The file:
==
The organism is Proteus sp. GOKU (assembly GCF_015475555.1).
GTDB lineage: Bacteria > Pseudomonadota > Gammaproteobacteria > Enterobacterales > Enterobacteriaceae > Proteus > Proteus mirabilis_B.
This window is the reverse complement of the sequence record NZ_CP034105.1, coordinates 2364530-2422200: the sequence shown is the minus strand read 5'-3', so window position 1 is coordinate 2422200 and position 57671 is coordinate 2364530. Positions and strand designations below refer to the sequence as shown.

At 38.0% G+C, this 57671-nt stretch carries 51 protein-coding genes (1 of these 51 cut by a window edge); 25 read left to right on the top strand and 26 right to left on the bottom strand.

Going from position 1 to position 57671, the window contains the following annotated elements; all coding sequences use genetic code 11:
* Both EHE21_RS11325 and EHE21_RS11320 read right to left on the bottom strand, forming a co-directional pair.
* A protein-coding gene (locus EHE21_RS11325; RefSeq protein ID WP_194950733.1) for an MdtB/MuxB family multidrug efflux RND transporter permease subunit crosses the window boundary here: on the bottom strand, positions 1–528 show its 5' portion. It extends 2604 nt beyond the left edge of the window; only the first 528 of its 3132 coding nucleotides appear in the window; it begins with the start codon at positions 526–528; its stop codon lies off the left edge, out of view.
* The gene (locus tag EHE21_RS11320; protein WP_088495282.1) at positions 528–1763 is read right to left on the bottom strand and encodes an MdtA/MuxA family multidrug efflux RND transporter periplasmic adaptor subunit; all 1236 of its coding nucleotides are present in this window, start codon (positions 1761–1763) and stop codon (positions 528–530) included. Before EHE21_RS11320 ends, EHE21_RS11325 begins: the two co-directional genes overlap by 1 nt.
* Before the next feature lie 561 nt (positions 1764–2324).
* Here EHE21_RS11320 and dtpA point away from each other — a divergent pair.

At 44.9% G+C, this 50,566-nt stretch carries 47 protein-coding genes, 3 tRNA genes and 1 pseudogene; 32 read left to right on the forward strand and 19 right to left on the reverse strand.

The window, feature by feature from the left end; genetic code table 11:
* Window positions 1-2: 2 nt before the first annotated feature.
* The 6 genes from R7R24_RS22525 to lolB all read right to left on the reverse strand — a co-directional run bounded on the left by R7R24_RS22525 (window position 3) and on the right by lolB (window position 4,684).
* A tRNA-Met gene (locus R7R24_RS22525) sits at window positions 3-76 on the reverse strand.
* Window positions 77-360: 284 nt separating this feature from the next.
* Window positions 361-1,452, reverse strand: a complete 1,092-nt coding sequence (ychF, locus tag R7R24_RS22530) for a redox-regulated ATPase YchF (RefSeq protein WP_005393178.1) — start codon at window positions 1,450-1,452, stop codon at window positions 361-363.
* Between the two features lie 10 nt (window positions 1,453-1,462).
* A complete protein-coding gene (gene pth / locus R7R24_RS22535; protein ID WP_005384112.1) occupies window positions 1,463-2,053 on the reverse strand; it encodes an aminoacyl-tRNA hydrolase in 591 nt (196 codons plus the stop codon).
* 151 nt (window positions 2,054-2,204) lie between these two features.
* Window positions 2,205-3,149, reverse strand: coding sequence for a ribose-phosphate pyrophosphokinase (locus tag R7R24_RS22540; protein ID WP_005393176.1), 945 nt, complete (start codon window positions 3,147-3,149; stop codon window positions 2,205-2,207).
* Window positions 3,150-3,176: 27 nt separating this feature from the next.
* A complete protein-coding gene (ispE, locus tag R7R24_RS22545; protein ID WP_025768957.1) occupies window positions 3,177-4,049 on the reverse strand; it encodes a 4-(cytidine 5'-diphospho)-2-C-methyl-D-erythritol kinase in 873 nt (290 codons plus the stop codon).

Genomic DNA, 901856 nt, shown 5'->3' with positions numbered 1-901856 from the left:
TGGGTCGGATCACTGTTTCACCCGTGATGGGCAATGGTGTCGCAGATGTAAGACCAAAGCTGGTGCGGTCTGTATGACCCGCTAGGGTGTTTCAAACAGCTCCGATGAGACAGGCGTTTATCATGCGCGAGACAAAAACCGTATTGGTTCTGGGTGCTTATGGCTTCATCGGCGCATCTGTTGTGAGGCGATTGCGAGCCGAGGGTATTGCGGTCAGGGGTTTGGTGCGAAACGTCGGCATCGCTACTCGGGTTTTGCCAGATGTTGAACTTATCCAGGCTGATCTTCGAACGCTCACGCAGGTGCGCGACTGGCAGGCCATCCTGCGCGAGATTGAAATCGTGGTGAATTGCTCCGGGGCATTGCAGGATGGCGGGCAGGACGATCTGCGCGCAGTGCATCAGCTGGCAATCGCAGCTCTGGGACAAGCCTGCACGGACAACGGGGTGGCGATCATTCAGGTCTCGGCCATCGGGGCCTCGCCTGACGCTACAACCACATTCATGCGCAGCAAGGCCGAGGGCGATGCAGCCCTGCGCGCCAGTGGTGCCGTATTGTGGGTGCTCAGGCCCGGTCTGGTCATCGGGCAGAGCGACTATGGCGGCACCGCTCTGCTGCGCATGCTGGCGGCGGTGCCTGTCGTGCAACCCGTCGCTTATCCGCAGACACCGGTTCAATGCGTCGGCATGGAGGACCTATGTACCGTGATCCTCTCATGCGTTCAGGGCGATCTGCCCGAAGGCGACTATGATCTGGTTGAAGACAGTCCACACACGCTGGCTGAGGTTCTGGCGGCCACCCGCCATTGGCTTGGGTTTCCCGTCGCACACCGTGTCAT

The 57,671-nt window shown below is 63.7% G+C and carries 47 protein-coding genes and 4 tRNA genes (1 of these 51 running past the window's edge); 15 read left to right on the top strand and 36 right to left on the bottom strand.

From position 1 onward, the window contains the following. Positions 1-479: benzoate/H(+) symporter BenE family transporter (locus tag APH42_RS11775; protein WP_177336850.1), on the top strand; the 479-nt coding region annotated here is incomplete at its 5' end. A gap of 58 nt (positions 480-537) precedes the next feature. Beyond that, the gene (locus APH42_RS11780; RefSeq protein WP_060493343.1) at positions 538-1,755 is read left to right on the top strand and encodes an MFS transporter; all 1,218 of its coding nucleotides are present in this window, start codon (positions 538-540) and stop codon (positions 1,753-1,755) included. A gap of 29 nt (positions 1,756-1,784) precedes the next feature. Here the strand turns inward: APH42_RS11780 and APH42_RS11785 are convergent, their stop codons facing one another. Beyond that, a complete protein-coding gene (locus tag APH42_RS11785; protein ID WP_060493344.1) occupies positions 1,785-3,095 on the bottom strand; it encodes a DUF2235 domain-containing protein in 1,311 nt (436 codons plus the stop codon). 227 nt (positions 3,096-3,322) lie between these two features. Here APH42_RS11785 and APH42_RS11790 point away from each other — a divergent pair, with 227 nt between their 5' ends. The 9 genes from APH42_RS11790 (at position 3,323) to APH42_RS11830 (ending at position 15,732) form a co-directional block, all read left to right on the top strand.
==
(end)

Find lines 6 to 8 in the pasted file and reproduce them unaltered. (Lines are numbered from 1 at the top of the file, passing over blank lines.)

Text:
* Both EHE21_RS11325 and EHE21_RS11320 read right to left on the bottom strand, forming a co-directional pair.
* A protein-coding gene (locus EHE21_RS11325; RefSeq protein ID WP_194950733.1) for an MdtB/MuxB family multidrug efflux RND transporter permease subunit crosses the window boundary here: on the bottom strand, positions 1–528 show its 5' portion. It extends 2604 nt beyond the left edge of the window; only the first 528 of its 3132 coding nucleotides appear in the window; it begins with the start codon at positions 526–528; its stop codon lies off the left edge, out of view.
* The gene (locus tag EHE21_RS11320; protein WP_088495282.1) at positions 528–1763 is read right to left on the bottom strand and encodes an MdtA/MuxA family multidrug efflux RND transporter periplasmic adaptor subunit; all 1236 of its coding nucleotides are present in this window, start codon (positions 1761–1763) and stop codon (positions 528–530) included. Before EHE21_RS11320 ends, EHE21_RS11325 begins: the two co-directional genes overlap by 1 nt.